The genius at my local camera store figured out that it is relatively easy to load 12 exposure film into the discarded plastic cassettes from disposable cameras. This, then, can be used as the feeder roll into an actual Rapid cassette on the right side of the camera (such as the golden Penti half- frame camera). The disposable cassette is a little smaller than the Rapid, so I would think that if you don't have an original empty Rapid cassette for takeup, it would be well to experiment with a little padding to hold the take up cassette firmly in place. The maximum load is only 12 full frames of film, since otherwise the takeup cassette may jam up. It's probably wise to load and unload the film in the darkroom or in a changing bag. So I have half frame pics from what otherwise would have been a dead camera.

Answers

Mark Wilson , Jun 10, 2006; 04:31 p.m.

Glad to know this, because I always wanted a Penti. I'm betting the lens is above average for the era and style of camera.

Thanks for the contribution.

JDM von Weinberg , Feb 10, 2007; 06:22 p.m.

This is text I formerly had posted as a Guide on eBay, but no one read it there so here it is.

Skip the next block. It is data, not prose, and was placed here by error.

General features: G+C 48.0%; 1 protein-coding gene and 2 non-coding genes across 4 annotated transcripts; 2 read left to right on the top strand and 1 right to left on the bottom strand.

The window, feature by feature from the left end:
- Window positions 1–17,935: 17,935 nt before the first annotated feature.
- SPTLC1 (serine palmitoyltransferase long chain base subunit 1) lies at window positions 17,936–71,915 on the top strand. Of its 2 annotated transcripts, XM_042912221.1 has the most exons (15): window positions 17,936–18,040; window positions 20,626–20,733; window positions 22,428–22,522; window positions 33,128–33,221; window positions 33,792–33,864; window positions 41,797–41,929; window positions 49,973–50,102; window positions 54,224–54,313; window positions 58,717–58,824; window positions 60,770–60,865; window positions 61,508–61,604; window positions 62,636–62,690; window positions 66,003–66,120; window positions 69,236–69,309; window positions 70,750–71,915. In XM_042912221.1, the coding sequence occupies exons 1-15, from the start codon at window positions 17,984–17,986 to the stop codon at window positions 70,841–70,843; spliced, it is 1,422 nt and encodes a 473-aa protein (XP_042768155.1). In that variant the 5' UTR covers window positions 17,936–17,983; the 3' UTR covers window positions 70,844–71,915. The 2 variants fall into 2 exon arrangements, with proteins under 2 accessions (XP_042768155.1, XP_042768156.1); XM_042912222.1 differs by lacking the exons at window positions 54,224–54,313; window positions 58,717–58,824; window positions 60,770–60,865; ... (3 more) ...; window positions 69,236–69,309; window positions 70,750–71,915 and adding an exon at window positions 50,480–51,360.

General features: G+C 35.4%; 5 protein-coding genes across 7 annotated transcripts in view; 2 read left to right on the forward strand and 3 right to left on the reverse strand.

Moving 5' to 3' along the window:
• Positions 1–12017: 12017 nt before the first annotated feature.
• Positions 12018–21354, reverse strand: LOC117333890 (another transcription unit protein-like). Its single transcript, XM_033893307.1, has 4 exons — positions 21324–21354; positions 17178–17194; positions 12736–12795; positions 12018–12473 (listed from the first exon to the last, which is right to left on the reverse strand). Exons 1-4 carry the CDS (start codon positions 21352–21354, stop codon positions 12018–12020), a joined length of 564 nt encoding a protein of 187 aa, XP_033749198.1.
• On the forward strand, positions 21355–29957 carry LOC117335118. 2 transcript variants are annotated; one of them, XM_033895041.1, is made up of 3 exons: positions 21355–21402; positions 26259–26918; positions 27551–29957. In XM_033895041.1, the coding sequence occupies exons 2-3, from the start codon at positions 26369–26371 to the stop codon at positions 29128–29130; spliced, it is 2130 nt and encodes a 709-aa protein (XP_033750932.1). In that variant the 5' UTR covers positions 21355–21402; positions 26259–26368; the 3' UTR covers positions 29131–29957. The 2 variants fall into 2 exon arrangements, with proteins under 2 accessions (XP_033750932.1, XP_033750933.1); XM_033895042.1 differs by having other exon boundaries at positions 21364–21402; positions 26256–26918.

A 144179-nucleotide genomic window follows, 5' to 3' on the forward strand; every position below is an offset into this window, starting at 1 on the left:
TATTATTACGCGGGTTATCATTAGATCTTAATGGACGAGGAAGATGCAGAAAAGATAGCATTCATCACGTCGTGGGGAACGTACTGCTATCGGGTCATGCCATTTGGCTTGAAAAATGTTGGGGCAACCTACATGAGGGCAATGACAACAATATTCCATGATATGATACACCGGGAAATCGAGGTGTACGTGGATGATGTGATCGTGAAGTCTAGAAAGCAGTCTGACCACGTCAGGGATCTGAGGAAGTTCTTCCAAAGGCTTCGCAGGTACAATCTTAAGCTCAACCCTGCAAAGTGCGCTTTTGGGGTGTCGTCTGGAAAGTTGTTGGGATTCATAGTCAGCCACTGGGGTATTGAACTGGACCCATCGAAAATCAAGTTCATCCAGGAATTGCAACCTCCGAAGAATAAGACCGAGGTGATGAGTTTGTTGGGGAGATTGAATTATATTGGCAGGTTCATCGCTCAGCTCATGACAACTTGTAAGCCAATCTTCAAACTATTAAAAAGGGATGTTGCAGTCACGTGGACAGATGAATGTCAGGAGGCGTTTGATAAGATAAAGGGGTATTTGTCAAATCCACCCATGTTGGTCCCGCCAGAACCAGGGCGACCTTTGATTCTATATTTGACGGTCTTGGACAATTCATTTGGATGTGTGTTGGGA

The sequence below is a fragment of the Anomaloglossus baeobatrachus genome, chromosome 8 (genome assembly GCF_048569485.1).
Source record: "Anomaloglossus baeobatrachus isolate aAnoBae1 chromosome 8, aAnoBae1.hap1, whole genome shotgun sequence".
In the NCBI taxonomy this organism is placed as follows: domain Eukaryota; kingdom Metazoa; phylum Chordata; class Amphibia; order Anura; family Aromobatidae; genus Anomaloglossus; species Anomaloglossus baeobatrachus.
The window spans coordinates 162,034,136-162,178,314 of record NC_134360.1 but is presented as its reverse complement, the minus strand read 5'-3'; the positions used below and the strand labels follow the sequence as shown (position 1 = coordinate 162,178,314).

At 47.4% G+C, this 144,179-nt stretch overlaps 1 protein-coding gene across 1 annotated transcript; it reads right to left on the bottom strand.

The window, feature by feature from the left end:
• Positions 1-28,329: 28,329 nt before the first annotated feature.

Rapid cassettes were part of a 'Rapid'-loading system for film originally developed by Agfa in the 1930s for the Karat camera and later updated to compete with Kodak?s Instamatic cartridges (search for "Smena SL", for example, for more about the system). In the East, the cassettes were also known as SL cassettes. The cameras using this system either gave 12 exposures 24x36mm, or 24 half-frame exposures. The film was wound from one cassette to another, so no rewinding was necessary. Rapid cameras include such world classics as the Penti, the Smena-Rapid, and of course various Agfa cameras. Although I have been unable to find a firm termination date, no film has been widely available in the format since the 1990s. Thus, there are a lot of older cameras of considerable collector interest that are unusable because of the lack of film, and many sold on eBay may, or may not, contain one empty Rapid cassette. A few speciality stores do sell vintage cassettes for reloading. However, a genius at my local camera store figured out that it is relatively easy to load 12-exposure lengths of film into discarded plastic cassettes from disposable cameras (Figure 1). This, then, can be used as the feeder roll into, ideally, an actual Rapid cassette on the right side of the camera (Fig. 2). The disposable cassette is a smaller than the Rapid, so I would think that if you don't have an original empty Rapid cassette for takeup, it would be necessary to make padding to hold the take-up cassette firmly in place. The maximum load is only 12 full frames of film, since otherwise the takeup cassette may jam. Old, reused cassettes may not be completely light tight (and the Rapid or disposable cassettes were not intended for reuse), so it's probably wise to unload the camera, etc. in the darkroom or in a changing bag until you've checked it out.